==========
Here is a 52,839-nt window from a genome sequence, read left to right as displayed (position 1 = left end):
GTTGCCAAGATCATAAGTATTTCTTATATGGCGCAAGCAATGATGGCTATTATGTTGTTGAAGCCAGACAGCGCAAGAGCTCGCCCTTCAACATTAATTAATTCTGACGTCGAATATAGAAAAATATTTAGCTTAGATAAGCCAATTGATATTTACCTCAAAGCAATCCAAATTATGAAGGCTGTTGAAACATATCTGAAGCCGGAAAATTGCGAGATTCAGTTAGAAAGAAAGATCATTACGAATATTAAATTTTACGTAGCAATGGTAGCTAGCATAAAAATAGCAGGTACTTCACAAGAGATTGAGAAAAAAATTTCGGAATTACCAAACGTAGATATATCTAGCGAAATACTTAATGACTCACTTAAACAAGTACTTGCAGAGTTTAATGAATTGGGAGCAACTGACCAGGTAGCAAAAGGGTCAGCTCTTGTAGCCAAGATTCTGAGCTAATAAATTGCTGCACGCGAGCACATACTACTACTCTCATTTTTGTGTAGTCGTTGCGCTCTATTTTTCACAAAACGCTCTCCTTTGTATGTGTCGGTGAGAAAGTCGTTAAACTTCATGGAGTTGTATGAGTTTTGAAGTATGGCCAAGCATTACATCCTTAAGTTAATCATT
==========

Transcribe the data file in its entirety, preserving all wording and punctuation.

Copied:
Here is a 52,839-nt window from a genome sequence, read left to right as displayed (position 1 = left end):
GTTGCCAAGATCATAAGTATTTCTTATATGGCGCAAGCAATGATGGCTATTATGTTGTTGAAGCCAGACAGCGCAAGAGCTCGCCCTTCAACATTAATTAATTCTGACGTCGAATATAGAAAAATATTTAGCTTAGATAAGCCAATTGATATTTACCTCAAAGCAATCCAAATTATGAAGGCTGTTGAAACATATCTGAAGCCGGAAAATTGCGAGATTCAGTTAGAAAGAAAGATCATTACGAATATTAAATTTTACGTAGCAATGGTAGCTAGCATAAAAATAGCAGGTACTTCACAAGAGATTGAGAAAAAAATTTCGGAATTACCAAACGTAGATATATCTAGCGAAATACTTAATGACTCACTTAAACAAGTACTTGCAGAGTTTAATGAATTGGGAGCAACTGACCAGGTAGCAAAAGGGTCAGCTCTTGTAGCCAAGATTCTGAGCTAATAAATTGCTGCACGCGAGCACATACTACTACTCTCATTTTTGTGTAGTCGTTGCGCTCTATTTTTCACAAAACGCTCTCCTTTGTATGTGTCGGTGAGAAAGTCGTTAAACTTCATGGAGTTGTATGAGTTTTGAAGTATGGCCAAGCATTACATCCTTAAGTTAATCATT